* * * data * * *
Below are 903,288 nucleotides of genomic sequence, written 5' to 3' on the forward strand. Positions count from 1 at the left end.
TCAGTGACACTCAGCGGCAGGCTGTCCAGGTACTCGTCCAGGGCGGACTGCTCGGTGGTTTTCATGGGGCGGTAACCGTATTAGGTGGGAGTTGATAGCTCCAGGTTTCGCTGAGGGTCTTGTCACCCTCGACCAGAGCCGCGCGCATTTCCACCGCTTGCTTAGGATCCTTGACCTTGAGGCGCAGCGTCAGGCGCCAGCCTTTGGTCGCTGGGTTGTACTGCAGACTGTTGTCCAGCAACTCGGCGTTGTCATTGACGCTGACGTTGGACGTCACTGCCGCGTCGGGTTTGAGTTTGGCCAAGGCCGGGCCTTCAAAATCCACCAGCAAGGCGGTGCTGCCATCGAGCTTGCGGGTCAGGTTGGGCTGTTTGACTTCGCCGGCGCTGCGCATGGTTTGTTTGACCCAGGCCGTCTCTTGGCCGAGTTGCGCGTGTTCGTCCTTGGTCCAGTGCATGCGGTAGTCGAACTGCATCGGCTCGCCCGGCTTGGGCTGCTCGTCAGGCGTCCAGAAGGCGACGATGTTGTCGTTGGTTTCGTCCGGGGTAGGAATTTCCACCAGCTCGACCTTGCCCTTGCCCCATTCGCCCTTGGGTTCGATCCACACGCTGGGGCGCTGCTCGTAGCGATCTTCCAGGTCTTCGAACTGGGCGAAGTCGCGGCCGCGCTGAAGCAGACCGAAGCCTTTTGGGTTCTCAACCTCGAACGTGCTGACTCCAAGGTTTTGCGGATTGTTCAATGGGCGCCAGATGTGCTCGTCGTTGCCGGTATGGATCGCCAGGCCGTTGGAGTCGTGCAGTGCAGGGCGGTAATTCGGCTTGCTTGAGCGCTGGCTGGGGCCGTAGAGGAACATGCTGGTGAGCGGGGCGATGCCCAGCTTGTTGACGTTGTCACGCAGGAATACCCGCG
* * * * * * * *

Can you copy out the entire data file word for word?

Below are 903,288 nucleotides of genomic sequence, written 5' to 3' on the forward strand. Positions count from 1 at the left end.
TCAGTGACACTCAGCGGCAGGCTGTCCAGGTACTCGTCCAGGGCGGACTGCTCGGTGGTTTTCATGGGGCGGTAACCGTATTAGGTGGGAGTTGATAGCTCCAGGTTTCGCTGAGGGTCTTGTCACCCTCGACCAGAGCCGCGCGCATTTCCACCGCTTGCTTAGGATCCTTGACCTTGAGGCGCAGCGTCAGGCGCCAGCCTTTGGTCGCTGGGTTGTACTGCAGACTGTTGTCCAGCAACTCGGCGTTGTCATTGACGCTGACGTTGGACGTCACTGCCGCGTCGGGTTTGAGTTTGGCCAAGGCCGGGCCTTCAAAATCCACCAGCAAGGCGGTGCTGCCATCGAGCTTGCGGGTCAGGTTGGGCTGTTTGACTTCGCCGGCGCTGCGCATGGTTTGTTTGACCCAGGCCGTCTCTTGGCCGAGTTGCGCGTGTTCGTCCTTGGTCCAGTGCATGCGGTAGTCGAACTGCATCGGCTCGCCCGGCTTGGGCTGCTCGTCAGGCGTCCAGAAGGCGACGATGTTGTCGTTGGTTTCGTCCGGGGTAGGAATTTCCACCAGCTCGACCTTGCCCTTGCCCCATTCGCCCTTGGGTTCGATCCACACGCTGGGGCGCTGCTCGTAGCGATCTTCCAGGTCTTCGAACTGGGCGAAGTCGCGGCCGCGCTGAAGCAGACCGAAGCCTTTTGGGTTCTCAACCTCGAACGTGCTGACTCCAAGGTTTTGCGGATTGTTCAATGGGCGCCAGATGTGCTCGTCGTTGCCGGTATGGATCGCCAGGCCGTTGGAGTCGTGCAGTGCAGGGCGGTAATTCGGCTTGCTTGAGCGCTGGCTGGGGCCGTAGAGGAACATGCTGGTGAGCGGGGCGATGCCCAGCTTGTTGACGTTGTCACGCAGGAATACCCGCG